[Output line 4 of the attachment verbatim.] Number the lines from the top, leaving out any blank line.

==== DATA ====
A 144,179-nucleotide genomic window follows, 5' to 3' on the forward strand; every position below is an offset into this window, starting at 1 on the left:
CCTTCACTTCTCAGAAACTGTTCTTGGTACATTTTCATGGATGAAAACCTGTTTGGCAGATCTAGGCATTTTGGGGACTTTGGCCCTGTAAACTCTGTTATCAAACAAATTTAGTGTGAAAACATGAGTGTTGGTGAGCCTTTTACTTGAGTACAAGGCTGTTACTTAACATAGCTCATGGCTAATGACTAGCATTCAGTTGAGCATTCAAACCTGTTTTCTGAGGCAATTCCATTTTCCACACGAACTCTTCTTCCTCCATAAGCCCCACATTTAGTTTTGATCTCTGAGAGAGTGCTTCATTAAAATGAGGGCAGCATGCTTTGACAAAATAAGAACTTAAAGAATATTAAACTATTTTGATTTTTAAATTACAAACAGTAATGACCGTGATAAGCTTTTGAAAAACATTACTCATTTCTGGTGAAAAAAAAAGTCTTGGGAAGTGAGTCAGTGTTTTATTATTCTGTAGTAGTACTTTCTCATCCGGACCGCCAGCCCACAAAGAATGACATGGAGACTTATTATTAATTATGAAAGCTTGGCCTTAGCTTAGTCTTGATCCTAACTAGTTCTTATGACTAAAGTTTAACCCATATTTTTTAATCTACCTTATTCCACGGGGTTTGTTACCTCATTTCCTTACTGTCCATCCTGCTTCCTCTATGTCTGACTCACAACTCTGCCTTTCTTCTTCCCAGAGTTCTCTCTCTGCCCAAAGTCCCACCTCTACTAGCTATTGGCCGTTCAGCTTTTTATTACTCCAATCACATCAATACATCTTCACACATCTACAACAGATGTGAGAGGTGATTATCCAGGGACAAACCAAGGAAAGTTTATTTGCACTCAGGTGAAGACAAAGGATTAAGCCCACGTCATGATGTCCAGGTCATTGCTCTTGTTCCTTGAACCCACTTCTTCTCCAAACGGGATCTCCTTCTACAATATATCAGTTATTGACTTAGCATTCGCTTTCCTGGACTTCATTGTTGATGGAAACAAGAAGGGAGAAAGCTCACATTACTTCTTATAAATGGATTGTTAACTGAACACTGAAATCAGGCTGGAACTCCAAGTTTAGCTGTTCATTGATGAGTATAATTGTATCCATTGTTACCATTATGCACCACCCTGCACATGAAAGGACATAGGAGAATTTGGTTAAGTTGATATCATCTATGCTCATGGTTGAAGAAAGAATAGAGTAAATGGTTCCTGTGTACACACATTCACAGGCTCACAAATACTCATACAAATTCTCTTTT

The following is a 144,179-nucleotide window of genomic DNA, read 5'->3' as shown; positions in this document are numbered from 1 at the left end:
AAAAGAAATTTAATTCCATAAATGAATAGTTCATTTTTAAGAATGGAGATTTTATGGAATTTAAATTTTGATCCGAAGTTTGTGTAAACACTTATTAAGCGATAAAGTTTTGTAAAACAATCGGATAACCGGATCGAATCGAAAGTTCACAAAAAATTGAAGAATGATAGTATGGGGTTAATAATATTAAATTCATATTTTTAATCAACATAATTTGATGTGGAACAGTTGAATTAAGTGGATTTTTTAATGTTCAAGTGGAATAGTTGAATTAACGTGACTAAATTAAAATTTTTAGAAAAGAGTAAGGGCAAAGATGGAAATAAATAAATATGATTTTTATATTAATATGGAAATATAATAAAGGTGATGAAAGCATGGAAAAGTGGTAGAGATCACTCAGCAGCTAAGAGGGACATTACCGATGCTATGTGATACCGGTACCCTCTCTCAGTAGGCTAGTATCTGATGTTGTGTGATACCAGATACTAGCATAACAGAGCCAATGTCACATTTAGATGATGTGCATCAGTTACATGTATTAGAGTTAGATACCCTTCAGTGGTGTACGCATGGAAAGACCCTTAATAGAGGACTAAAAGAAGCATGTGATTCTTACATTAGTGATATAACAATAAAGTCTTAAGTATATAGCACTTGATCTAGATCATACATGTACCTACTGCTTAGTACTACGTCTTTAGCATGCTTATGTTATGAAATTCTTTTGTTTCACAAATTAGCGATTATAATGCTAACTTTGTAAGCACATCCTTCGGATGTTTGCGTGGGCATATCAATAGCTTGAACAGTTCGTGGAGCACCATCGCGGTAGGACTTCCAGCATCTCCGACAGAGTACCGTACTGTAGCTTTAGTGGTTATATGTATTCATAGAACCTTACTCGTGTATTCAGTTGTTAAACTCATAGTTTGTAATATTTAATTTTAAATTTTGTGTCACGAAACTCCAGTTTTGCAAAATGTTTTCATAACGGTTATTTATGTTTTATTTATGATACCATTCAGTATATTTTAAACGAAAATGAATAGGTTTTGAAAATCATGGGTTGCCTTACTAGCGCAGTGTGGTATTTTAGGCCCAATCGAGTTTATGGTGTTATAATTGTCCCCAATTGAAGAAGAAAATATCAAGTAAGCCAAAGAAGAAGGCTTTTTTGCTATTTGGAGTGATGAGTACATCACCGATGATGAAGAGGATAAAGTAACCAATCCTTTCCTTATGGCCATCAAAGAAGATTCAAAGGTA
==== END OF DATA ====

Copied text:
AAAAGAAATTTAATTCCATAAATGAATAGTTCATTTTTAAGAATGGAGATTTTATGGAATTTAAATTTTGATCCGAAGTTTGTGTAAACACTTATTAAGCGATAAAGTTTTGTAAAACAATCGGATAACCGGATCGAATCGAAAGTTCACAAAAAATTGAAGAATGATAGTATGGGGTTAATAATATTAAATTCATATTTTTAATCAACATAATTTGATGTGGAACAGTTGAATTAAGTGGATTTTTTAATGTTCAAGTGGAATAGTTGAATTAACGTGACTAAATTAAAATTTTTAGAAAAGAGTAAGGGCAAAGATGGAAATAAATAAATATGATTTTTATATTAATATGGAAATATAATAAAGGTGATGAAAGCATGGAAAAGTGGTAGAGATCACTCAGCAGCTAAGAGGGACATTACCGATGCTATGTGATACCGGTACCCTCTCTCAGTAGGCTAGTATCTGATGTTGTGTGATACCAGATACTAGCATAACAGAGCCAATGTCACATTTAGATGATGTGCATCAGTTACATGTATTAGAGTTAGATACCCTTCAGTGGTGTACGCATGGAAAGACCCTTAATAGAGGACTAAAAGAAGCATGTGATTCTTACATTAGTGATATAACAATAAAGTCTTAAGTATATAGCACTTGATCTAGATCATACATGTACCTACTGCTTAGTACTACGTCTTTAGCATGCTTATGTTATGAAATTCTTTTGTTTCACAAATTAGCGATTATAATGCTAACTTTGTAAGCACATCCTTCGGATGTTTGCGTGGGCATATCAATAGCTTGAACAGTTCGTGGAGCACCATCGCGGTAGGACTTCCAGCATCTCCGACAGAGTACCGTACTGTAGCTTTAGTGGTTATATGTATTCATAGAACCTTACTCGTGTATTCAGTTGTTAAACTCATAGTTTGTAATATTTAATTTTAAATTTTGTGTCACGAAACTCCAGTTTTGCAAAATGTTTTCATAACGGTTATTTATGTTTTATTTATGATACCATTCAGTATATTTTAAACGAAAATGAATAGGTTTTGAAAATCATGGGTTGCCTTACTAGCGCAGTGTGGTATTTTAGGCCCAATCGAGTTTATGGTGTTATAATTGTCCCCAATTGAAGAAGAAAATATCAAGTAAGCCAAAGAAGAAGGCTTTTTTGCTATTTGGAGTGATGAGTACATCACCGATGATGAAGAGGATAAAGTAACCAATCCTTTCCTTATGGCCATCAAAGAAGATTCAAAGGTA